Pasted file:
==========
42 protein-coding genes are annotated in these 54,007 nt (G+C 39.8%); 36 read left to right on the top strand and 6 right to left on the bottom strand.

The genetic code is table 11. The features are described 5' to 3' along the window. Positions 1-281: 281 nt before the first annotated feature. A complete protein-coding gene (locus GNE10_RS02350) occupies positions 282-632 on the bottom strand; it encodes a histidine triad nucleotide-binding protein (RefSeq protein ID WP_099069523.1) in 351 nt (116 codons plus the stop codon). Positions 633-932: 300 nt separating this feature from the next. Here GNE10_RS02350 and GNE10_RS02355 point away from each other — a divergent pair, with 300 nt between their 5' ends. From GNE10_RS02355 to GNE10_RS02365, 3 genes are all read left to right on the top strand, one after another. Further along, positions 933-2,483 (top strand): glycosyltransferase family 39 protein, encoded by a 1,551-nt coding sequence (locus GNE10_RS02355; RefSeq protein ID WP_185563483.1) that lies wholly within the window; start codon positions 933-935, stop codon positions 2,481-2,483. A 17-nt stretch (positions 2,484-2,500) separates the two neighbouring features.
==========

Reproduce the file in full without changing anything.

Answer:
42 protein-coding genes are annotated in these 54,007 nt (G+C 39.8%); 36 read left to right on the top strand and 6 right to left on the bottom strand.

The genetic code is table 11. The features are described 5' to 3' along the window. Positions 1-281: 281 nt before the first annotated feature. A complete protein-coding gene (locus GNE10_RS02350) occupies positions 282-632 on the bottom strand; it encodes a histidine triad nucleotide-binding protein (RefSeq protein ID WP_099069523.1) in 351 nt (116 codons plus the stop codon). Positions 633-932: 300 nt separating this feature from the next. Here GNE10_RS02350 and GNE10_RS02355 point away from each other — a divergent pair, with 300 nt between their 5' ends. From GNE10_RS02355 to GNE10_RS02365, 3 genes are all read left to right on the top strand, one after another. Further along, positions 933-2,483 (top strand): glycosyltransferase family 39 protein, encoded by a 1,551-nt coding sequence (locus GNE10_RS02355; RefSeq protein ID WP_185563483.1) that lies wholly within the window; start codon positions 933-935, stop codon positions 2,481-2,483. A 17-nt stretch (positions 2,484-2,500) separates the two neighbouring features.